Pesach, which begins Monday evening, April 10, is the most observed holiday on the Jewish calendar. A staggeringly high percentage of American Jews hold or attend some version of the seder. There’s much speculation as to why this is, with theories including the robust and malleable nature of the ritual or the fact that the primary observance is home-centric and includes lots of good food!

Rabbi Dina Shargel of Temple Israel Center in White Plains, N.Y., reads text with IFO co-chair Amani Warren. Photo by Greg Bowen, Human Being Productions

Both of these rationales clearly hold sway, but I believe there is something more profound (and simpler) at play: Pesach provides that elusive thing religious traditions strive for but often miss: relevance. It’s no accident the theme of the Haggadah (that we were slaves in Egypt who left to serve a greater calling in a land of our own) constitutes a full four-fifths of the Torah’s story. And the notion that our experience of suffering and marginalization ought to sensitize us to the needs of the marginalized and maligned in our day is a message conveyed more frequently in Torah than any other, e.g., “You shall love the stranger for you were strangers in the land of Egypt” (Deuteronomy 10:18).

It’s this fundamental urge and striving that animates the Jewish impulse to work for a more just society. It’s also at the core of my own Conservative movement. Nevertheless, the prophetic voices of A.J. Heschel, Harold Schulweis, Brad Artson and others have at times been lost in the din of other often legitimate but sometimes less broadly compelling concerns. The annual Rabbinical Assembly Convention has been a case in point. While each convention is different, there has not always been a robust exploration of what I would call “Applied Torah.” To their credit, over the past several years this has begun to change, the most recent manifestation being the February RA here in Baltimore.

I was invited to speak to my colleagues, hailing from across North America and around the world, about the history of Baltimore, its legacy of slavery and Jim Crow, and the ways we as a city (and nation) have struggled to reach our best potential.

“As someone who has lived [in Chicago] blocks from a Whole Foods and who now lives in a food desert, I promise you, there is as much brokenness in Roland Park as there is in Sandtown,” I said. “There are two Chicagos, two L.A.’s, two Detroits, two Philadelphias, two Baltimores — two Americas. But these binaries are not just about rich and poor; they’re about how we see the world and whether we truly view every person as a reflection of God. This is our goal for today from our perch in Baltimore’s beautiful Inner Harbor, to introduce you to that other Baltimore.”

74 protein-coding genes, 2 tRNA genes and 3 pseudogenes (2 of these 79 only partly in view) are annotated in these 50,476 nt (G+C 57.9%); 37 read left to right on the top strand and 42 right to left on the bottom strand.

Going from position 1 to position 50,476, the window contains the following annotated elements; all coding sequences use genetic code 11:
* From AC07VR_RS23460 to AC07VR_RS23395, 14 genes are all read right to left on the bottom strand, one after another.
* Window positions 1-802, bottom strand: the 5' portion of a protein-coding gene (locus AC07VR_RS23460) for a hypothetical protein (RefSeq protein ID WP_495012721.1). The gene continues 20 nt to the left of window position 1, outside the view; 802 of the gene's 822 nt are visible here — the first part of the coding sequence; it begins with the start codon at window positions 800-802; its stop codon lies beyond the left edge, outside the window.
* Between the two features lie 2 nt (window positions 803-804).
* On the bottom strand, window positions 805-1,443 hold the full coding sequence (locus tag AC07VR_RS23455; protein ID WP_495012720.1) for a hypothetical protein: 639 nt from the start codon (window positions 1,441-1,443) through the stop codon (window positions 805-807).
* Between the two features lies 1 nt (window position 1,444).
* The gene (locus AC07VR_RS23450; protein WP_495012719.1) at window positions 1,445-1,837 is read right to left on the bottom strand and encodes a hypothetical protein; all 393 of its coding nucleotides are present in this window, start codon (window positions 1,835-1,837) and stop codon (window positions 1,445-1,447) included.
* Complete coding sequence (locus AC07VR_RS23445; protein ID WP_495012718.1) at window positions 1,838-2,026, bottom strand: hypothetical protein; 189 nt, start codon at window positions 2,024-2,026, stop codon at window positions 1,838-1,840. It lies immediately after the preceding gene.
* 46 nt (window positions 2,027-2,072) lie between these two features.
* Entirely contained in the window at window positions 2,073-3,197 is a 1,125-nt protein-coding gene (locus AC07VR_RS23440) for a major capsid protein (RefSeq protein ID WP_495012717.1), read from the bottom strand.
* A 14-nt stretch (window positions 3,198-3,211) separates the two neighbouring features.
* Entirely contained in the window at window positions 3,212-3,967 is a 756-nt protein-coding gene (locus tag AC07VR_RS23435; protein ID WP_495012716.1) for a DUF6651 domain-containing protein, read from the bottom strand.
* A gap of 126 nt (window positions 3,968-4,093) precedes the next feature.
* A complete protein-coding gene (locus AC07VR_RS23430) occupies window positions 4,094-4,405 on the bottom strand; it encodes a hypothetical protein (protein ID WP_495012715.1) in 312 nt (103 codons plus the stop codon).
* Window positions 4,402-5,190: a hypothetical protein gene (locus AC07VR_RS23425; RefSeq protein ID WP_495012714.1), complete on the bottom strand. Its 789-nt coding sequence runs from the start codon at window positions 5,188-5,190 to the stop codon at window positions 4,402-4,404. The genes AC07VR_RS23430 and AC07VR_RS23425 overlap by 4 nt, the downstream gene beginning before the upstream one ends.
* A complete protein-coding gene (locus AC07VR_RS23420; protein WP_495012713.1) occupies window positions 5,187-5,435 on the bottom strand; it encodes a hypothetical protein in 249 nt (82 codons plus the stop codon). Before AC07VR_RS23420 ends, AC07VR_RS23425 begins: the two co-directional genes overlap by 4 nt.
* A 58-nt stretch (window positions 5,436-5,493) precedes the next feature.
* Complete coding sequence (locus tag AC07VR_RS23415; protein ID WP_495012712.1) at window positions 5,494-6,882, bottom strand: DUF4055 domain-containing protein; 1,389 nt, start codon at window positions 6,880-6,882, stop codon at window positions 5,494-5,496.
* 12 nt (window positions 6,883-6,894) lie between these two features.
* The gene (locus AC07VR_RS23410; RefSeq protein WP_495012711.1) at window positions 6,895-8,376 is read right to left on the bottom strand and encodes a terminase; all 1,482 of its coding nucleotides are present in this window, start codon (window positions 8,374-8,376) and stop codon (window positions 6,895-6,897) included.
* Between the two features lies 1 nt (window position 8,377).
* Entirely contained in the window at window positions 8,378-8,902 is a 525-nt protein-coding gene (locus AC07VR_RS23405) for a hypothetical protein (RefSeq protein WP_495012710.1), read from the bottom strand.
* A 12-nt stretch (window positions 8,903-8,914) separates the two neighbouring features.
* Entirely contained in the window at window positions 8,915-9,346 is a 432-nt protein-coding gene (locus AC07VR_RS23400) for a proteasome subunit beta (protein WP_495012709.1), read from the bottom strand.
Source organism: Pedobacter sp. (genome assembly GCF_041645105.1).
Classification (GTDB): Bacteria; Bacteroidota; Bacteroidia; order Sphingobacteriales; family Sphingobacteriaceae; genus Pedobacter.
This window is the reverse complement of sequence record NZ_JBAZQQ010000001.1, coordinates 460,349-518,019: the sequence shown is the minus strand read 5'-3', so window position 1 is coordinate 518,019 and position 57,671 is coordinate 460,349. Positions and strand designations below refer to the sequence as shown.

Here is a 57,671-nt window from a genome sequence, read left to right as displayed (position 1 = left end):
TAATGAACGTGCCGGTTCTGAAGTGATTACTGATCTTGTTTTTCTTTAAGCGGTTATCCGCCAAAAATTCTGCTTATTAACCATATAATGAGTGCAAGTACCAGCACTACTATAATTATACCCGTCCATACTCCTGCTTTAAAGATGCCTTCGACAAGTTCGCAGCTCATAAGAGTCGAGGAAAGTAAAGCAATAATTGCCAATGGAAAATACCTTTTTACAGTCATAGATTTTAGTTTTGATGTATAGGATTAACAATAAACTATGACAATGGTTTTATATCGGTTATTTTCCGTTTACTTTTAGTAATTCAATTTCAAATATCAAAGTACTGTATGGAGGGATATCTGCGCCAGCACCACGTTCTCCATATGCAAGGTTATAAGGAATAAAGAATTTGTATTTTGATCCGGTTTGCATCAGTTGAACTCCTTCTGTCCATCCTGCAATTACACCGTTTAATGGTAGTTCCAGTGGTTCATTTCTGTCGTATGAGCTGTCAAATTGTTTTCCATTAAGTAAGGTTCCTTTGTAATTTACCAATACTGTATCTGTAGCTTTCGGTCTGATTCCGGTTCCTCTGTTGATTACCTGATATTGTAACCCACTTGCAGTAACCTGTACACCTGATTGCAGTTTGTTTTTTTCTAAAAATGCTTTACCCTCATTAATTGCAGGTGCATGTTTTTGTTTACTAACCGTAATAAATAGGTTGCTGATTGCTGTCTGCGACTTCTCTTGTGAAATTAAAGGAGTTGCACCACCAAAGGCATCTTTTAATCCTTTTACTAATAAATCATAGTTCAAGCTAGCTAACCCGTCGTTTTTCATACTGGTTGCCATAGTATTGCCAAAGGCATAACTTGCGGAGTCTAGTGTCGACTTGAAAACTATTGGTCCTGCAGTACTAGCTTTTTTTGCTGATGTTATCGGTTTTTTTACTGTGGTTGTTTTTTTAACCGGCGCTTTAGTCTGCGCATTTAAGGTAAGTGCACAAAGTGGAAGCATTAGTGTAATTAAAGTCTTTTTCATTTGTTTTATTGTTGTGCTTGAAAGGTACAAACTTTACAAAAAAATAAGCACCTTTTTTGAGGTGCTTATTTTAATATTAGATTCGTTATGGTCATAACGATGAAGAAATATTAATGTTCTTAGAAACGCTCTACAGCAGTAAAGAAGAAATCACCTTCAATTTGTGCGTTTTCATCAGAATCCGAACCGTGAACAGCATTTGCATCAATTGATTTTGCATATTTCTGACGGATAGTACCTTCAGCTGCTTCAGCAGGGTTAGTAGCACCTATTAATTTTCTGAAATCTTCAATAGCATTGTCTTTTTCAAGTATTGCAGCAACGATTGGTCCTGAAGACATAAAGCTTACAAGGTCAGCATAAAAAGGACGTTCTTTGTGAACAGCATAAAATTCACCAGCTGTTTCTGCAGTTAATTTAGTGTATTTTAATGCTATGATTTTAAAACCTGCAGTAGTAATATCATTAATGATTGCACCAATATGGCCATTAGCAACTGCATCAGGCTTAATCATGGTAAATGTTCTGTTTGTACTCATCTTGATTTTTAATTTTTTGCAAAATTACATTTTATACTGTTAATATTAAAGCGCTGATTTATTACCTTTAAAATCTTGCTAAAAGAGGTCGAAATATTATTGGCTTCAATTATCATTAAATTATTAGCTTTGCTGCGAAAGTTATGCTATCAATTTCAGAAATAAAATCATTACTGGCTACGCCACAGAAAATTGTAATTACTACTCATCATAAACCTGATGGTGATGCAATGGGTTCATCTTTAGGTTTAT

Then, at the request of convention chair and Gaithersburg colleague Rabbi Jacob Blumenthal, I introduced two award-winning spoken word poets who offered brilliant and provocative original compositions, and we sent the rabbis off to one of five different site visits. In addition to Beth Am, rabbis visited the Center for Urban Families, The 6th Branch, the Institute for Islamic, Christian and Jewish Studies, and Paul’s Place. Some also heard presentations from Holistic Life Foundation and Wide Angle Youth Media. Each of these organizations is doing important and impactful work in Baltimore City. I encourage Jmore readers to learn more and support them!

The 35 rabbis who came to Beth Am studied a text from Mishnah, learned about our sister nonprofit In, For and Of, heard Baltimore stories from legendary Gil Sandler, met our new community resource specialist, and packed into the Dovecote Café as its visionary owners challenged assumptions about what makes a “good neighborhood.” One 78-year-old rabbi told me of all the RA conventions he has attended over the years, his visit to Beth Am was the single most meaningful experience.

Torah is equated to a “tree of life,” and just as life demands to be lived, Torah demands to be learned. The New Jewish Neighborhood is a place where we recalibrate Jewish souls, realigning our ancient wisdom with society’s most pressing concerns and its most demanding opportunities.

Daniel Cotzin Burg is rabbi of Beth Am Synagogue in Reservoir Hill, where he lives with his wife, Rabbi Miriam Cotzin Burg, and their children, Eliyah and Shamir. This column and others also can be found on Each month in Jmore, Rabbi Burg explores a difference facet of The New Jewish Neighborhood, a place where Jewish community is reclaimed and Jewish values reimagined in Baltimore.


Top Photo: B. Cole, owner of Reservoir Hill’s Dovecote Cafe, welcomes members of the Rabbinical Assembly group who recently visited Beth Am Synagogue. Photo by Greg Bowen, Human Being Productions

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